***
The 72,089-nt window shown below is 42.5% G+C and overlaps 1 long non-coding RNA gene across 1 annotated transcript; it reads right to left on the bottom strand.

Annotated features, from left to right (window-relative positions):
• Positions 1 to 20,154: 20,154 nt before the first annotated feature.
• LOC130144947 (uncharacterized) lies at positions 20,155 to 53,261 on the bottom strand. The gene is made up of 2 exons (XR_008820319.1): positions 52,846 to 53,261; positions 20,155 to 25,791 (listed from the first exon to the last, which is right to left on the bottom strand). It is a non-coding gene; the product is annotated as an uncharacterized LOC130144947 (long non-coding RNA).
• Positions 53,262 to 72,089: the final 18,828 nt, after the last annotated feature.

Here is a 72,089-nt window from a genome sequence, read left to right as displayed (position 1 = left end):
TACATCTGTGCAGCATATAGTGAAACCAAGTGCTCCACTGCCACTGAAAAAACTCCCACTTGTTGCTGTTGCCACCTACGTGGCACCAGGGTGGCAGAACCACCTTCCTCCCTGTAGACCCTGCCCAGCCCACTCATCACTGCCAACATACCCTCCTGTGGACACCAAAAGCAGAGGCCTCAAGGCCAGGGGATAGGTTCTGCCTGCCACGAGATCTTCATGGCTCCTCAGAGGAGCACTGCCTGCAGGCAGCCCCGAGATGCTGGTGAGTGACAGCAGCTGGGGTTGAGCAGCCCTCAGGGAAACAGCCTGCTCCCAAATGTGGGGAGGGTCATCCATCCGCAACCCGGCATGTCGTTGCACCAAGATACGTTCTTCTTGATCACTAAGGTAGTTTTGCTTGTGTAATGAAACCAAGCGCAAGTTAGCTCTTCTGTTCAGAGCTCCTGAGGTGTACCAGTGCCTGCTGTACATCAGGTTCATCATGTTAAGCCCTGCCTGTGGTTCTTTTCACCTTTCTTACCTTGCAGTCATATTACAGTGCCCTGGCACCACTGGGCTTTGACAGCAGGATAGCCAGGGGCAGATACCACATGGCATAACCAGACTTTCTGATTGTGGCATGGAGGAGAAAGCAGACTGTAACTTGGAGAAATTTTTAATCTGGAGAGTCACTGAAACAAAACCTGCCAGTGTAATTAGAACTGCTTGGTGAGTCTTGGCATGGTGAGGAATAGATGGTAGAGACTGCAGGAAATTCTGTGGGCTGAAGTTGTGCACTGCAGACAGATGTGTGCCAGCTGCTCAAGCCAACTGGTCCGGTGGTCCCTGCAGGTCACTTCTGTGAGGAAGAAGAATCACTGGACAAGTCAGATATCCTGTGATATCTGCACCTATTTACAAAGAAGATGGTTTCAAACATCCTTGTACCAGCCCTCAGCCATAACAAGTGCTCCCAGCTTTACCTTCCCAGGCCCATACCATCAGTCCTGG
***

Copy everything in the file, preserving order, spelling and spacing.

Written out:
The 72,089-nt window shown below is 42.5% G+C and overlaps 1 long non-coding RNA gene across 1 annotated transcript; it reads right to left on the bottom strand.

Annotated features, from left to right (window-relative positions):
• Positions 1 to 20,154: 20,154 nt before the first annotated feature.
• LOC130144947 (uncharacterized) lies at positions 20,155 to 53,261 on the bottom strand. The gene is made up of 2 exons (XR_008820319.1): positions 52,846 to 53,261; positions 20,155 to 25,791 (listed from the first exon to the last, which is right to left on the bottom strand). It is a non-coding gene; the product is annotated as an uncharacterized LOC130144947 (long non-coding RNA).
• Positions 53,262 to 72,089: the final 18,828 nt, after the last annotated feature.

Here is a 72,089-nt window from a genome sequence, read left to right as displayed (position 1 = left end):
TACATCTGTGCAGCATATAGTGAAACCAAGTGCTCCACTGCCACTGAAAAAACTCCCACTTGTTGCTGTTGCCACCTACGTGGCACCAGGGTGGCAGAACCACCTTCCTCCCTGTAGACCCTGCCCAGCCCACTCATCACTGCCAACATACCCTCCTGTGGACACCAAAAGCAGAGGCCTCAAGGCCAGGGGATAGGTTCTGCCTGCCACGAGATCTTCATGGCTCCTCAGAGGAGCACTGCCTGCAGGCAGCCCCGAGATGCTGGTGAGTGACAGCAGCTGGGGTTGAGCAGCCCTCAGGGAAACAGCCTGCTCCCAAATGTGGGGAGGGTCATCCATCCGCAACCCGGCATGTCGTTGCACCAAGATACGTTCTTCTTGATCACTAAGGTAGTTTTGCTTGTGTAATGAAACCAAGCGCAAGTTAGCTCTTCTGTTCAGAGCTCCTGAGGTGTACCAGTGCCTGCTGTACATCAGGTTCATCATGTTAAGCCCTGCCTGTGGTTCTTTTCACCTTTCTTACCTTGCAGTCATATTACAGTGCCCTGGCACCACTGGGCTTTGACAGCAGGATAGCCAGGGGCAGATACCACATGGCATAACCAGACTTTCTGATTGTGGCATGGAGGAGAAAGCAGACTGTAACTTGGAGAAATTTTTAATCTGGAGAGTCACTGAAACAAAACCTGCCAGTGTAATTAGAACTGCTTGGTGAGTCTTGGCATGGTGAGGAATAGATGGTAGAGACTGCAGGAAATTCTGTGGGCTGAAGTTGTGCACTGCAGACAGATGTGTGCCAGCTGCTCAAGCCAACTGGTCCGGTGGTCCCTGCAGGTCACTTCTGTGAGGAAGAAGAATCACTGGACAAGTCAGATATCCTGTGATATCTGCACCTATTTACAAAGAAGATGGTTTCAAACATCCTTGTACCAGCCCTCAGCCATAACAAGTGCTCCCAGCTTTACCTTCCCAGGCCCATACCATCAGTCCTGG